So what does this mean?  It means that you're going to keep eating chocolate, and so am I.  But I'm not going to be deluded into thinking that if I eat dark chocolate I will be much healthier.  And there is certainly no way that dark chocolate could ever replace eating plenty of fruits and veggies.  The only way to really get the amount of antioxidants and phyto-chemicals that you need is to eat a balanced diet of fruits, vegetables and whole grains. 

Eating Healthy On Campus

by Heidi Ferguson


It's a new year and what does that mean?  Everyone resolves to lose weight and live a healthier lifestyle.  Now this is a great resolution, but very hard to keep.  Why is it so hard to keep?  For one, here in Utah, February is not exactly prime "work-out" weather.  It's cold and snowy and could be dangerous for outdoor jogging with all the ice.  Most people want to just stay indoors and cozy up to some comfort food and watch a movie.  Another reason this New Year's resolution fails so frequently is because it is set to be a very broad, vague goal.  In order for you to truly stick to your resolution to lose weight, you need to set specific, reachable goals, such as lose two pounds each week by cutting out candy or work out for 20 minutes four times a week.  This is much easier to manage and remember than "lose weight."  However, another challenge that college students face is the lack of time for exercise and eating right.  Let's face it; it is so much easier to grab a calorie-packed bagel or greasy French fries when you're in the middle of a study crunch than to carefully measure portions and balance your diet with fruits, veggies and whole grains.  But BYU Dining Services offers many healthy alternatives located conveniently on campus, many of which you might not know about. 

L&T:  This little BYU original is located right in the heart of the Cougareat.  Most are familiar with their deliciously nutritious salads, wraps, soups and fruit bowls.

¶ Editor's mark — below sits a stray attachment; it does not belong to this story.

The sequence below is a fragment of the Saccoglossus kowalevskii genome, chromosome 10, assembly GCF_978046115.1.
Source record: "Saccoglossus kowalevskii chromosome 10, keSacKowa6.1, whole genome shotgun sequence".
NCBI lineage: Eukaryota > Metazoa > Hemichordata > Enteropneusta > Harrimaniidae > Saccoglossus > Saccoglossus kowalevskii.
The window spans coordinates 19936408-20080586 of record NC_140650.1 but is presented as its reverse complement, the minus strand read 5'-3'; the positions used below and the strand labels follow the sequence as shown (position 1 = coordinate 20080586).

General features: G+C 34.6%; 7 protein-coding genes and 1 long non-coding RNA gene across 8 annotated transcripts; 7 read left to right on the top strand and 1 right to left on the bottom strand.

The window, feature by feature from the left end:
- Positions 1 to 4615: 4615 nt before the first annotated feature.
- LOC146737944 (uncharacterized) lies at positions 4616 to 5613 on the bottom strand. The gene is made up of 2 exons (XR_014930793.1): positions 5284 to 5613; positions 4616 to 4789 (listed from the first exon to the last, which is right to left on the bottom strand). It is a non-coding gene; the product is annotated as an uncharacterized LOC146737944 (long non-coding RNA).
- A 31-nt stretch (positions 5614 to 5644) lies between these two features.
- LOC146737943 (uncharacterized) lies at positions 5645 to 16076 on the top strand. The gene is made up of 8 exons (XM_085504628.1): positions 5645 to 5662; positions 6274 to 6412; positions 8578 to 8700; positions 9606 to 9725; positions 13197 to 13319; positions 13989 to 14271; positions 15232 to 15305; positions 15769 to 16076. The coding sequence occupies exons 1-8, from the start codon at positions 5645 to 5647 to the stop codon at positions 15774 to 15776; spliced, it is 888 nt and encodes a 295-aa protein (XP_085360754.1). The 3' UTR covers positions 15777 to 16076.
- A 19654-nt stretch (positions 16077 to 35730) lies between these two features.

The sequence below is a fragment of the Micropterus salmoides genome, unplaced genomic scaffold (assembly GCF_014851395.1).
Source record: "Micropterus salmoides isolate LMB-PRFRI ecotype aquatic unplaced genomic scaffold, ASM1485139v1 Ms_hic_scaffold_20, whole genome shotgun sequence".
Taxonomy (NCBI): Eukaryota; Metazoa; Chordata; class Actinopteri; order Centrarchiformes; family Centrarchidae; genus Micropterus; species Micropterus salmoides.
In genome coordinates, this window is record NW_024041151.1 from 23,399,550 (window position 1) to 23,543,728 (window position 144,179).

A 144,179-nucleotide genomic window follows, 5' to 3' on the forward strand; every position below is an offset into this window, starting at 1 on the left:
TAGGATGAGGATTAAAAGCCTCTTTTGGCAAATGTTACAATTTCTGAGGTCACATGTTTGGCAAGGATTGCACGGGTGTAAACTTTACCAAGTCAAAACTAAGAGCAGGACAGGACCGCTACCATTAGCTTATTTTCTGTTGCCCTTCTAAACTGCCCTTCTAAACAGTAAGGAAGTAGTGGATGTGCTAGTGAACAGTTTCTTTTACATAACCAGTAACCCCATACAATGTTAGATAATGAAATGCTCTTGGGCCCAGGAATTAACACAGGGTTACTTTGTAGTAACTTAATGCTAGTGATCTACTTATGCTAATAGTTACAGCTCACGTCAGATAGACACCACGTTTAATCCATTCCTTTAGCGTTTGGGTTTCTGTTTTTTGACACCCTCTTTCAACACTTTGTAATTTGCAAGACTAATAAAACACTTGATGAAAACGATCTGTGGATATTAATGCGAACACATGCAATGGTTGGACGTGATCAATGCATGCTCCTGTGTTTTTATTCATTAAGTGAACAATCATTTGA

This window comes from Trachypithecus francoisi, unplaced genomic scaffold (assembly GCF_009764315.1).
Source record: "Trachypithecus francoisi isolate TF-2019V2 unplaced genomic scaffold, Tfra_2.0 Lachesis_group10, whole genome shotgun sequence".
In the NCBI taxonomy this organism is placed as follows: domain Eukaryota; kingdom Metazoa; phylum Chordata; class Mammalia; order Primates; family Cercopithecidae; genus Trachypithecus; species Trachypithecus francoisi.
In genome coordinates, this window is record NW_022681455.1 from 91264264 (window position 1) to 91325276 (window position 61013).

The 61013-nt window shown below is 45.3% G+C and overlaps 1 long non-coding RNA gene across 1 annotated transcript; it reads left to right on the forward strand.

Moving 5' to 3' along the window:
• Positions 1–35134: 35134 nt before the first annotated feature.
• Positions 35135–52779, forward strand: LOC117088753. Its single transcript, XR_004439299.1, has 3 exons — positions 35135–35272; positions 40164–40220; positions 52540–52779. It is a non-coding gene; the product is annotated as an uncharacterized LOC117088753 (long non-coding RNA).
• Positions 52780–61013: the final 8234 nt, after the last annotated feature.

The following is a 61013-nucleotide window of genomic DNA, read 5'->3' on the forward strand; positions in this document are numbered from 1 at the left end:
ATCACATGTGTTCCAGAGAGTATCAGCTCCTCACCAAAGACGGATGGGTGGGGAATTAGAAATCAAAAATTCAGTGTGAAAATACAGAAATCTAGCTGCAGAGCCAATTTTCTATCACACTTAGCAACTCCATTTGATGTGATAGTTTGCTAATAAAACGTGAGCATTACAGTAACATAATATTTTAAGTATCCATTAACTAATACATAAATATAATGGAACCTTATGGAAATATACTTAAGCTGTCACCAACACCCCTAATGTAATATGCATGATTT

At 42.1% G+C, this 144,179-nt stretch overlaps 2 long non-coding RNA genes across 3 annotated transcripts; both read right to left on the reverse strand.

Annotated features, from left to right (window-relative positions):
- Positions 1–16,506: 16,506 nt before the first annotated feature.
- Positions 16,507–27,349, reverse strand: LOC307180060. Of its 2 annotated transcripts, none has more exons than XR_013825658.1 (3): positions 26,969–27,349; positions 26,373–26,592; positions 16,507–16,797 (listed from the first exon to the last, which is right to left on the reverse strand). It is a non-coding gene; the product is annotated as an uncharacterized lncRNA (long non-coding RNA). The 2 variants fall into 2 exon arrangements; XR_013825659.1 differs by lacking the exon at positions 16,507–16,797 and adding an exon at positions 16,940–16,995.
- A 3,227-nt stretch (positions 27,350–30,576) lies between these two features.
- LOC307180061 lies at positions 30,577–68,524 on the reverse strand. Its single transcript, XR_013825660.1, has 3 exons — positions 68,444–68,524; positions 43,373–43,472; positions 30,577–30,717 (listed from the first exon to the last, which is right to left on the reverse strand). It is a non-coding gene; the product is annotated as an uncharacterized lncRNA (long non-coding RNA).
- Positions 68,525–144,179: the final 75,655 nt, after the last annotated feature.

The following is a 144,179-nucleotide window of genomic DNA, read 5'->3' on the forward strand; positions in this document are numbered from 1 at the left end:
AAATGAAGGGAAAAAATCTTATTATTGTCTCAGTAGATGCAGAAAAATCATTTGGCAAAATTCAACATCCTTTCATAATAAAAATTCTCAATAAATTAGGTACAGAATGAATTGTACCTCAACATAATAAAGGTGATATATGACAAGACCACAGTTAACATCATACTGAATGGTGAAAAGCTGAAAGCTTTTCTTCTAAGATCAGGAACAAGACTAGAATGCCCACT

Subway:  You can never forget that Jared lost two million pounds just by eating Subway sandwiches every day.  BYU sells Subway at the restaurant in the Cougareat, the Grab-N-Go (also located in the Cougareat) and the Marketplace Café. 

Museum Café:  This gem can be easily forgotten when thinking of places to eat, but next time you need a healthy and gourmet meal, head over to the Museum of Art and go upstairs to the café.  They offer foods like the Greek salad, Oriental salad, turkey harvest croissant sandwich, vegetable focaccia sandwich and much more. 

BYU Vending:  With vending machines in nearly every BYU building, BYU Vending has stocked several of its machines with healthy snacks such as yogurt, granola bars, fruit and fresh sandwiches. 
Marketplace Café:  For all of you business majors or others living in the Tanner building, you have to be aware of the Marketplace Café.  Located on the third floor atrium, the Marketplace offers breakfast and lunch with a large selection of healthy sandwiches, paninos, salads and quesadillas.  They also sell Subway sandwiches.

Legends Grille:  Legends Grille is one of BYU Dining Service's proudest achievements:  offering a place for students, faculty and staff and, of course, athletes to get delicious and healthy meals.  Legends Grille offers a variety of menu items, all made fresh.  And it's very easy to customize your order with a huge selection of sides.

Artichoke Chicken Penne Pasta

Where:
Museum of Art Cafe
What:
Artichoke and Chicken Penne Pasta
Price:
$5.69

Includes:
Penne pasta, sun-dried tomatoes, basil, red onion, artichoke hearts, seasoned chicken and a creamy garlic alfredo sauce.

This winter season is the perfect time to warm yourself with the MOA Cafe's amazing Artichoke and Chicken Penne Pasta! The pungent flavor of artichoke mixed with the smooth alfredo will melt away those shivers and bring feelings of warmth and satisfaction to your soul. So stop into the MOA Cafe for lunch today and take a moment to pass through the amazing Pageants in Paint exhibit by Minerva Teichert on your way out.